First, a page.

If you’re wondering, “At what age should children first have an eye exam?” you’re not alone. This is one of the most common questions parents ask.
Your child’s eyes should be checked shortly after birth, before starting school at age three or four and throughout the school years as needed. Learn more about children’s eye exams at every age.
Start the school year with a kids’ eye exam
September is Children’s Eye Health and Safety Month, and the start of a new school year is the perfect time to schedule children’s eye exams. An eye doctor can find and treat eye problems that could affect your child’s school performance. The doctor can also help you protect your child’s vision during sports and other school activities.
Why does my child need regular eye exams?
More than one in 20 preschool children has a vision problem that can cause permanent sight loss if left untreated. About 50 percent of all cases of blindness and 90 percent of eye injuries are preventable. Vision problems can interfere with performance in school or sports, and vision loss can cause lifelong disability. It can also limit the kinds of jobs your child can do as an adult. Regular eye care is important even when your child shows no signs of eye trouble.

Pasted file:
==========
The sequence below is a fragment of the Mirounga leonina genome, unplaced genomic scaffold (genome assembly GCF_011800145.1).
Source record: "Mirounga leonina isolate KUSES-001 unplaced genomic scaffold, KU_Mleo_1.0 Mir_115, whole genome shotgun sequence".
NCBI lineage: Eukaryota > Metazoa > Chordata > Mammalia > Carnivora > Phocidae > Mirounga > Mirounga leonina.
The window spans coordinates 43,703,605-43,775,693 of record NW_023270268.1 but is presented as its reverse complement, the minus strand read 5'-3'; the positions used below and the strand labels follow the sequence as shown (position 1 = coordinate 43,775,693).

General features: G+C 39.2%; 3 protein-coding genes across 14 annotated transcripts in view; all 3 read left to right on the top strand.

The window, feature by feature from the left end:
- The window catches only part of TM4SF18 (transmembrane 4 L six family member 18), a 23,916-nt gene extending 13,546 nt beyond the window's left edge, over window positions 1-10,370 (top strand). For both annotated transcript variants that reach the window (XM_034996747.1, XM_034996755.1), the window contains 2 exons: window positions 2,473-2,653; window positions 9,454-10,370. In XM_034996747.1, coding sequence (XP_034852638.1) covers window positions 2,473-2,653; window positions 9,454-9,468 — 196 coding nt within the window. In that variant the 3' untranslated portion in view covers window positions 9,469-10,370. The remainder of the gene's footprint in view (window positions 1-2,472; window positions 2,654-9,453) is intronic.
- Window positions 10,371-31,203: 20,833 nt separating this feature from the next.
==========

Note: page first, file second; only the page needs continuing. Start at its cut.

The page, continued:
What are the most common children’s eye conditions?
- Amblyopia – Also called “lazy eye.” If your child seems to see better from one eye than the other, he or she needs a complete eye exam. (Amblyopia can also affect both eyes.) Ifamblyopia is not treated, it can cause lifelong vision loss.
- Strabismus – In this condition, the eyes point in different directions. This might happen all the time, or only sometimes. Your child might tilt his or her head to try to see straight. If your child’s eyes don’t point in the same direction, see an eye doctor, even if it only happens part of the time.
- Ptosis – A drooping eyelid that can block your child’s vision. Children are sometimes born with this condition, which can keep the affected eye from developing normally. If your child’s eyelids are not even and one droops more than the other does, talk to your doctor.
- Myopia – Also called nearsightedness. Like nearsighted adults, children with myopia can see nearby objects clearly, but objects at a distance look blurry. Myopia runs in families, so if you wear glasses or contacts, your child might also become nearsighted as he or she grows. See an eye doctor if your child squints to see things better or has trouble seeing the board at school.
Does Oregon Eye Specialists offer children’s eye exams?
Every Oregon Eye Specialists clinic has doctors who treat children. Contact us or call 503-935-5580. With 10 convenient locations one of our clinics is always nearby to keep your child’s eyes healthy.